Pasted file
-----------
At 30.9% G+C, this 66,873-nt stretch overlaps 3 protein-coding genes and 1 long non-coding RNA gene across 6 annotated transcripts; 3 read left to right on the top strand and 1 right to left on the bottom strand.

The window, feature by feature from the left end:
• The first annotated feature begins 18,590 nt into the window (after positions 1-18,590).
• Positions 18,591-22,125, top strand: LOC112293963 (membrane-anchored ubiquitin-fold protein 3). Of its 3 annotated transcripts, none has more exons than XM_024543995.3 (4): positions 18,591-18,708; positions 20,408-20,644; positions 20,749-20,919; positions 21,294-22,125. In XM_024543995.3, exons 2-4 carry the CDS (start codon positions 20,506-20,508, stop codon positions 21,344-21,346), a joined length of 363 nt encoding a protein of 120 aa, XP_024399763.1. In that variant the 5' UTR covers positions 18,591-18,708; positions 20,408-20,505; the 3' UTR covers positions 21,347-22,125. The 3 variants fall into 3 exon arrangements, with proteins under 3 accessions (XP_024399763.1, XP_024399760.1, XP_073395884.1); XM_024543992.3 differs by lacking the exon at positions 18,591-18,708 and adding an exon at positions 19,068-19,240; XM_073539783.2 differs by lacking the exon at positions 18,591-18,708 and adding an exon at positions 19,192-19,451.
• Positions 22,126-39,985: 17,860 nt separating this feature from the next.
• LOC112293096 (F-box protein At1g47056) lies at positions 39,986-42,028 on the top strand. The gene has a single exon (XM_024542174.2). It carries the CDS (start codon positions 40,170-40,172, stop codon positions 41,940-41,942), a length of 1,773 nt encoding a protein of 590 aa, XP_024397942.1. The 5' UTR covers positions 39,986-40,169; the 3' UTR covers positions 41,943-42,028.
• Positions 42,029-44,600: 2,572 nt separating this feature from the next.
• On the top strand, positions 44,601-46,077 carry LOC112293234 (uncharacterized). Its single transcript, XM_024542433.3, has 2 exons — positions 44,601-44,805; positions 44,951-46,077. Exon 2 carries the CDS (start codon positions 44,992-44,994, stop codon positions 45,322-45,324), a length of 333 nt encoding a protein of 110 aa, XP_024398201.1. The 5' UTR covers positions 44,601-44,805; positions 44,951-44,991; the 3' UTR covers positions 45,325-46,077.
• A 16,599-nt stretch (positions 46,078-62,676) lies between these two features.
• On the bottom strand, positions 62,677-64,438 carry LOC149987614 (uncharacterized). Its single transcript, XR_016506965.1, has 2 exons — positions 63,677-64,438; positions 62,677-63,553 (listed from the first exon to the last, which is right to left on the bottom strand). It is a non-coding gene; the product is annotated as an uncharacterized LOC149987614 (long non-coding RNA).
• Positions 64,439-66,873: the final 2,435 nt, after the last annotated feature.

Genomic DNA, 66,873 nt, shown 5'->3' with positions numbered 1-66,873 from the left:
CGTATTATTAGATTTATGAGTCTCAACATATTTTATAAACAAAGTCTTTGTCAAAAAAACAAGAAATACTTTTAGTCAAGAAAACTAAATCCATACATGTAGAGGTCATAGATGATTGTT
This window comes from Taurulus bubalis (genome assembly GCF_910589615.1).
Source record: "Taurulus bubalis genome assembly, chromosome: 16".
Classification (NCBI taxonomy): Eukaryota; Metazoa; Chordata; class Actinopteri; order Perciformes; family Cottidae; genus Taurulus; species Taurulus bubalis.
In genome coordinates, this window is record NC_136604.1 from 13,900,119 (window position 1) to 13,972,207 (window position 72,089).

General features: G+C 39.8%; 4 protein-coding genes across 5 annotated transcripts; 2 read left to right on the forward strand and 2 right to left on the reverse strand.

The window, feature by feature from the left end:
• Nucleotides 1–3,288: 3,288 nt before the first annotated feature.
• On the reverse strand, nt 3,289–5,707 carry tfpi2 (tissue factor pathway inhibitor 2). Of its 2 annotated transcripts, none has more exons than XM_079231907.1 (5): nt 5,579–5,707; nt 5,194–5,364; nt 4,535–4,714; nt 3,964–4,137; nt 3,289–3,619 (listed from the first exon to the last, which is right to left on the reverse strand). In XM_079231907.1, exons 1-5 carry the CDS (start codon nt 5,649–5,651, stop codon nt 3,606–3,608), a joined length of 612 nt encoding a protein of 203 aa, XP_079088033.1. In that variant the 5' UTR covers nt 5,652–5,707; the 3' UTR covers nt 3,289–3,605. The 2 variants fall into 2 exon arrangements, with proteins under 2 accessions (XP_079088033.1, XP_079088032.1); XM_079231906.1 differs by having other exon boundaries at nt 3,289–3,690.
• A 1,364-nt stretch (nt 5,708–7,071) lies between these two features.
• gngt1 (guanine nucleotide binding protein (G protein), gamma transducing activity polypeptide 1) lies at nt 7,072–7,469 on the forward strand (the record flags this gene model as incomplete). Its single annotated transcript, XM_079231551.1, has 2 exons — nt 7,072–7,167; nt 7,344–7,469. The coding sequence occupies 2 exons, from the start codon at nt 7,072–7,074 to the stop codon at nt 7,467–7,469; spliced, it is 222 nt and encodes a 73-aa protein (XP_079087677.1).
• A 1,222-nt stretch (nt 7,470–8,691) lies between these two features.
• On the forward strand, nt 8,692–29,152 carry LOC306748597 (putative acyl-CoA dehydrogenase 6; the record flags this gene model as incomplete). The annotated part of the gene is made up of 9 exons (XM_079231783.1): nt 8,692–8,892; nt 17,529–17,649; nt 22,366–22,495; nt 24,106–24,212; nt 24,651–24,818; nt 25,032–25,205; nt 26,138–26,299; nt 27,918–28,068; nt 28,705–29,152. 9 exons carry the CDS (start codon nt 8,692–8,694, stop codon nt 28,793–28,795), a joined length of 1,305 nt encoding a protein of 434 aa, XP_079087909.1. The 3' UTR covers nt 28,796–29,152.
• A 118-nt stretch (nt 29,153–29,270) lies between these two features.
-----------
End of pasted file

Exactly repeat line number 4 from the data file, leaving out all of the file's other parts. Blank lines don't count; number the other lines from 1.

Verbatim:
• Positions 18,591-22,125, top strand: LOC112293963 (membrane-anchored ubiquitin-fold protein 3). Of its 3 annotated transcripts, none has more exons than XM_024543995.3 (4): positions 18,591-18,708; positions 20,408-20,644; positions 20,749-20,919; positions 21,294-22,125. In XM_024543995.3, exons 2-4 carry the CDS (start codon positions 20,506-20,508, stop codon positions 21,344-21,346), a joined length of 363 nt encoding a protein of 120 aa, XP_024399763.1. In that variant the 5' UTR covers positions 18,591-18,708; positions 20,408-20,505; the 3' UTR covers positions 21,347-22,125. The 3 variants fall into 3 exon arrangements, with proteins under 3 accessions (XP_024399763.1, XP_024399760.1, XP_073395884.1); XM_024543992.3 differs by lacking the exon at positions 18,591-18,708 and adding an exon at positions 19,068-19,240; XM_073539783.2 differs by lacking the exon at positions 18,591-18,708 and adding an exon at positions 19,192-19,451.